Sin is something to take very seriously.

We begin the "Year of Faith."  Faith is not a "magic carpet" to heaven.  It is a decision to surrender to God in one's life by dying in order to rise.  But die to what?  The answer is provided by conscience, the inner voice that speaks two stinging words:  "right" and "wrong."  To grow in faith is to courageously choose right over wrong.  A "Year of Faith" cannot not take sin seriously.

Sunday Eucharist is the community celebration of being saved by the One "who takes away the sins of the world."

Friday, October 19, 2012

Retirement: Going and Staying

People ask me, "How is retirement going?"  My answer, at the moment, is that I have the retirement mentality but not yet the life-style.  In these months, I am still finishing up some necessary, left-over activity, but when that is done--soon--I will be freer to establish the new pace for my life.  I am already practicing it in my head.

I find that one of the early challenges in retiring is not just having to "let go," but also knowing exactly how "to stay."  With retirement, I am not moving to another planet.  I still live in in the midst of life as I have known it.  So, I have made a couple of lists for myself to help me think about "how to go" and "how to stay."

The first list is about what work responsibilities I will no longer assume--"how to go."  To be retired from the work I used to do, I feel the challenge to not:  Plan it; Fund it; Build it; Lead it; Facilitate it; Worry about it; Rethink it; Critique it; Fix it; Save it or Eliminate it.  Those kinds of responsibility now belong to the past for me.  These "not" tasks are not easy for me, since they gave important meaning to my active life.  So, I am still having some painful moments.  But most of the time, in not having to do them now, I am feeling wonderfully liberated.  Retirement is as much a matter of what is happening on the inside as on the outside.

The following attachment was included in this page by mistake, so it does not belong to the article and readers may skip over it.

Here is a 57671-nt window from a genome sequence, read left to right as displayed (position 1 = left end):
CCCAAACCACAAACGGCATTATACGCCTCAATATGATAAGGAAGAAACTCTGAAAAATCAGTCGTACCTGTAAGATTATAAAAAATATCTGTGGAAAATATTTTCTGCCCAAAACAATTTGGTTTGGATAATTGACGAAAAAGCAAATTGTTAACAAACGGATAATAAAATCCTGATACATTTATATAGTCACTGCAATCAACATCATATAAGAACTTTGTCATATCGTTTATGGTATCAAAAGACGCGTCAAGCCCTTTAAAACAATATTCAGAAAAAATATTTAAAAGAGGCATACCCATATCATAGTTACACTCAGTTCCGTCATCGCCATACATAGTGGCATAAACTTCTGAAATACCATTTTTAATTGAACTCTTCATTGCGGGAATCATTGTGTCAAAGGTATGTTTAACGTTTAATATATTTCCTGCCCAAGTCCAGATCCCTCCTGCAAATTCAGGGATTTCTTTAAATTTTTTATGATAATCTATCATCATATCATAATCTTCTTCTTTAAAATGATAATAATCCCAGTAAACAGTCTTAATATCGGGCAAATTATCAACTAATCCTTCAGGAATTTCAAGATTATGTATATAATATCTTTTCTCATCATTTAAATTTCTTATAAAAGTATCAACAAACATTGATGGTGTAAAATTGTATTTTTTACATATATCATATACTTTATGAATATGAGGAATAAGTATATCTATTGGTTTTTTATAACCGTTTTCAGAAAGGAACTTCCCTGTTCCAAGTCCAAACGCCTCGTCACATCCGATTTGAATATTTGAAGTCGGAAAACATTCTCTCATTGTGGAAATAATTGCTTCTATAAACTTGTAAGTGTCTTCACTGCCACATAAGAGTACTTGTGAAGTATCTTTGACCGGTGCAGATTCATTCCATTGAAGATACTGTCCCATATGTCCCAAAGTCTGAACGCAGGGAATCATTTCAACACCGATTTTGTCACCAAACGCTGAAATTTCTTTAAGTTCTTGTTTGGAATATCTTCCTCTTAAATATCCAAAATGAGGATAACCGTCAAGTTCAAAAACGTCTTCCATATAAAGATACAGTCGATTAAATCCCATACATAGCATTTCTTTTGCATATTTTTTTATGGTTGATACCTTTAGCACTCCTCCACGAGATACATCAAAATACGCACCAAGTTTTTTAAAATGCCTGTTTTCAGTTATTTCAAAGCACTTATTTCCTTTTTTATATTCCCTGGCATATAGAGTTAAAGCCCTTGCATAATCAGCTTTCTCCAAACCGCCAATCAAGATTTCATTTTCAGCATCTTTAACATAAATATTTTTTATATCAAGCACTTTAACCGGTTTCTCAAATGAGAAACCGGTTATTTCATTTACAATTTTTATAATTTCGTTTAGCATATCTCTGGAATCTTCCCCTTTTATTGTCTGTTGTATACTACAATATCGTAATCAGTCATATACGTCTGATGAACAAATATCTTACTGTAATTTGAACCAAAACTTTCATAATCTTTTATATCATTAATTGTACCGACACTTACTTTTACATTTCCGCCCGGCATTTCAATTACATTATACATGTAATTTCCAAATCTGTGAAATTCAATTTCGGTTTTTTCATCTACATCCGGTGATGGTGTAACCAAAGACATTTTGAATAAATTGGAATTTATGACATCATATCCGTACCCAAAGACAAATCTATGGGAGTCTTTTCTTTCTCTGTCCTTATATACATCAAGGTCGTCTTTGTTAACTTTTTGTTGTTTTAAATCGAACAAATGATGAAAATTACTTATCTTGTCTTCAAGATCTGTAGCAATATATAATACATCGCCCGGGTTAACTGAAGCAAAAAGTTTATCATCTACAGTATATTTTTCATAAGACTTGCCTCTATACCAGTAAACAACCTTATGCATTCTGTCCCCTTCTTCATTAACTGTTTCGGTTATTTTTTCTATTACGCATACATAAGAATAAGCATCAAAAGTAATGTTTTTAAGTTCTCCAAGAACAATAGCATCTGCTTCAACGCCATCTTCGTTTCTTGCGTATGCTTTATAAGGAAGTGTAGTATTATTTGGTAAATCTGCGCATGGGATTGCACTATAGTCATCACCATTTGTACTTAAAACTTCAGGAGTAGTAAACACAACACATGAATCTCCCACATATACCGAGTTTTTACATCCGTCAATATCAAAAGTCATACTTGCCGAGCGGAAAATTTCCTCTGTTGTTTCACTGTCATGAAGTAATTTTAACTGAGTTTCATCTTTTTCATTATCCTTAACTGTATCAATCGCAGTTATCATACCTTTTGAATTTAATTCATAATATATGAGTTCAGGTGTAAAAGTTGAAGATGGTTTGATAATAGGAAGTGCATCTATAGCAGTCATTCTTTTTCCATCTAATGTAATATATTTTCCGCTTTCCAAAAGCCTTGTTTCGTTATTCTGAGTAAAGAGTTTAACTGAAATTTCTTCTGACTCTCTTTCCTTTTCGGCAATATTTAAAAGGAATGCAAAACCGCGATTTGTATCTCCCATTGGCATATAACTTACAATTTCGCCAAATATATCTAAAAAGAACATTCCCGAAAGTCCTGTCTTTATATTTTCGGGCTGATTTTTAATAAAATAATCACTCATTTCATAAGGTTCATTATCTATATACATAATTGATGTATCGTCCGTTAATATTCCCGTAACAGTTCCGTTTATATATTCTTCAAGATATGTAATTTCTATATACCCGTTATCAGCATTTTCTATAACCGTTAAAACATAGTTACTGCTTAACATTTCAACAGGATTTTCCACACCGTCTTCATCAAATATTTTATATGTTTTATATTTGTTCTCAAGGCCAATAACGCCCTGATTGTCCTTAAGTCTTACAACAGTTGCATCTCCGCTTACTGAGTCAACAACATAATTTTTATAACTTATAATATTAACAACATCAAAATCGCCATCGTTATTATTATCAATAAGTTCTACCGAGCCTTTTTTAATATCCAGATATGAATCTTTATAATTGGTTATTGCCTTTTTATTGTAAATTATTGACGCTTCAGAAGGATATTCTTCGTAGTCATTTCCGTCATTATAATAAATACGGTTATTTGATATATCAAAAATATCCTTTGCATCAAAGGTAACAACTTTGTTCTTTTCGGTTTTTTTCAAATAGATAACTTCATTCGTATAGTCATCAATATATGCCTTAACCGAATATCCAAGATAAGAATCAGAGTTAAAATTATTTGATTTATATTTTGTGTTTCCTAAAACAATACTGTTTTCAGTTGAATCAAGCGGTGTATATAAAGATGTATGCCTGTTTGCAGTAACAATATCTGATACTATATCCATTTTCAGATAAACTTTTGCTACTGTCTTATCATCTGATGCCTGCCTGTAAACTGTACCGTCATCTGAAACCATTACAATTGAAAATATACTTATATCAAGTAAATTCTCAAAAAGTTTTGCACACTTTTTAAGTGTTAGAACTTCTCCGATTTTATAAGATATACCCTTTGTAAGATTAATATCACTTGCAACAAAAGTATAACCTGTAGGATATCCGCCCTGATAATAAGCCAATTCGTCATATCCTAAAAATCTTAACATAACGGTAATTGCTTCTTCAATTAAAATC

On the other hand, what I energetically worked in and for during my active years continues to have a life.  So, how do I relate to it in retirement--"how to stay?" That's the second list that will help teach me to:  Honor it; Be hospitable towards it; Collaborate with it; Encourage it; Pray for it and Advise it (when asked).  These kinds of tasks are a new discipline for me to practice.  They are creating boundaries that keep me respectfully close and, and at the same time, healthily detached.  They will be teaching me a new pace in a new space.

So that's how retirement is going for me at the moment.  It feels right.

Wednesday, October 17, 2012

TableTalk, Wednesday 28 B: BURDENS

In the Gospel of today’s Eucharist, Jesus says to Pharisees and the scholars of the Law, “You impose on people burdens hard to carry”  (Lk 11:46).

We might be tempted to turn the question on Christ himself.  And you, do you not impose on people burdens hard to carry?  In the first reading of this day from Galatians, we hear the list of those burdens.  “The fruit of the Spirit is love, joy, peace, patience, kindness, generosity, faithfulness, gentleness, self-control. . . . If we live in the Spirit, let us also follow the Spirit” (5:22).

Live love, serving God and doing the best for the neighbor without conditions.
Live joy, celebrating with unshakeable confidence in all circumstances, good and bad.
Live peace, being in harmony with oneself and others.
Live patience, remaining calm in difficult and disturbing experiences.
Live kindness, showing sensibility and care toward others.
Live generosity, providing magnanimously for others’ needs.
Live faithfulness, dedicating self to God and to living by God’s Word.
Live gentleness, offending no one.
Live self-control, mastering the self.

Given the Christian spiritual burdens, Christ is not like the scholars of the Law who “do not lift one finger to touch them [the burdens]."  The finger Christ lifted to touch the burdens of discipleship was the act of his liberating death and resurrection.  Christians are free for the New Law by the power of Jesus’ Spirit, poured out into the world by his redemptive act.  In Christ, there is no obstacle to living the fruits of the Spirit.  Participating in his Paschal Mystery, the disciples “have crucified their flesh with its passions and desires” for a following of the Spirit.

With this, as with every celebration of the Eucharist, Christ lifts his finger again.   The community’s commemoration of his death and resurrection empowers it anew for living in the Spirit.   

Tuesday, October 16, 2012